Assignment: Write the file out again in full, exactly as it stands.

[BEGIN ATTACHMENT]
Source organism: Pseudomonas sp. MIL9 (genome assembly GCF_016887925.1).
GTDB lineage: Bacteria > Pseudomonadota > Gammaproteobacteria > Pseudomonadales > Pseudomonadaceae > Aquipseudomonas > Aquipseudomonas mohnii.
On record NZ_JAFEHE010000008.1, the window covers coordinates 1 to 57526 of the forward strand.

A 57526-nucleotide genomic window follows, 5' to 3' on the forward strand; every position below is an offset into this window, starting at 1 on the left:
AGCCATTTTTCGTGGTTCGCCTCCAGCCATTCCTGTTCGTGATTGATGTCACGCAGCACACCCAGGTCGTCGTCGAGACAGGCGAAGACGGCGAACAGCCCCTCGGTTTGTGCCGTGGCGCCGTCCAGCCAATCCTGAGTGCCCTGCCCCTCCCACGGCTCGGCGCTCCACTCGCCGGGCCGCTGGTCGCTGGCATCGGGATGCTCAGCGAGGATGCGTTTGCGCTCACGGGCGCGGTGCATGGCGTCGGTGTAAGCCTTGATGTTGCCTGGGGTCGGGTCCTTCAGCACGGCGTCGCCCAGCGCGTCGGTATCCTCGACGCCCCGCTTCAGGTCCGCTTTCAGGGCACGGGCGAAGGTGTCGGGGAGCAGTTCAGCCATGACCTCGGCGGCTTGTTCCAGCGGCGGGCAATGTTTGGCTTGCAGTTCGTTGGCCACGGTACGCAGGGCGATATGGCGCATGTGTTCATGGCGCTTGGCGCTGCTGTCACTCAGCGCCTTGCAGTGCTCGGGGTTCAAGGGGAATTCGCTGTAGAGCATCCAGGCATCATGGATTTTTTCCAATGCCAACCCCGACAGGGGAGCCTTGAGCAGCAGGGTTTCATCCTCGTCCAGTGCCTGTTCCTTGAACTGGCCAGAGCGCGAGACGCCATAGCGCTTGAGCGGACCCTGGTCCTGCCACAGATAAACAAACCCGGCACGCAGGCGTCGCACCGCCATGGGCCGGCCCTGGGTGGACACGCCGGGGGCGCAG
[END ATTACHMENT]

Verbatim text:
Source organism: Pseudomonas sp. MIL9 (genome assembly GCF_016887925.1).
GTDB lineage: Bacteria > Pseudomonadota > Gammaproteobacteria > Pseudomonadales > Pseudomonadaceae > Aquipseudomonas > Aquipseudomonas mohnii.
On record NZ_JAFEHE010000008.1, the window covers coordinates 1 to 57526 of the forward strand.

A 57526-nucleotide genomic window follows, 5' to 3' on the forward strand; every position below is an offset into this window, starting at 1 on the left:
AGCCATTTTTCGTGGTTCGCCTCCAGCCATTCCTGTTCGTGATTGATGTCACGCAGCACACCCAGGTCGTCGTCGAGACAGGCGAAGACGGCGAACAGCCCCTCGGTTTGTGCCGTGGCGCCGTCCAGCCAATCCTGAGTGCCCTGCCCCTCCCACGGCTCGGCGCTCCACTCGCCGGGCCGCTGGTCGCTGGCATCGGGATGCTCAGCGAGGATGCGTTTGCGCTCACGGGCGCGGTGCATGGCGTCGGTGTAAGCCTTGATGTTGCCTGGGGTCGGGTCCTTCAGCACGGCGTCGCCCAGCGCGTCGGTATCCTCGACGCCCCGCTTCAGGTCCGCTTTCAGGGCACGGGCGAAGGTGTCGGGGAGCAGTTCAGCCATGACCTCGGCGGCTTGTTCCAGCGGCGGGCAATGTTTGGCTTGCAGTTCGTTGGCCACGGTACGCAGGGCGATATGGCGCATGTGTTCATGGCGCTTGGCGCTGCTGTCACTCAGCGCCTTGCAGTGCTCGGGGTTCAAGGGGAATTCGCTGTAGAGCATCCAGGCATCATGGATTTTTTCCAATGCCAACCCCGACAGGGGAGCCTTGAGCAGCAGGGTTTCATCCTCGTCCAGTGCCTGTTCCTTGAACTGGCCAGAGCGCGAGACGCCATAGCGCTTGAGCGGACCCTGGTCCTGCCACAGATAAACAAACCCGGCACGCAGGCGTCGCACCGCCATGGGCCGGCCCTGGGTGGACACGCCGGGGGCGCAG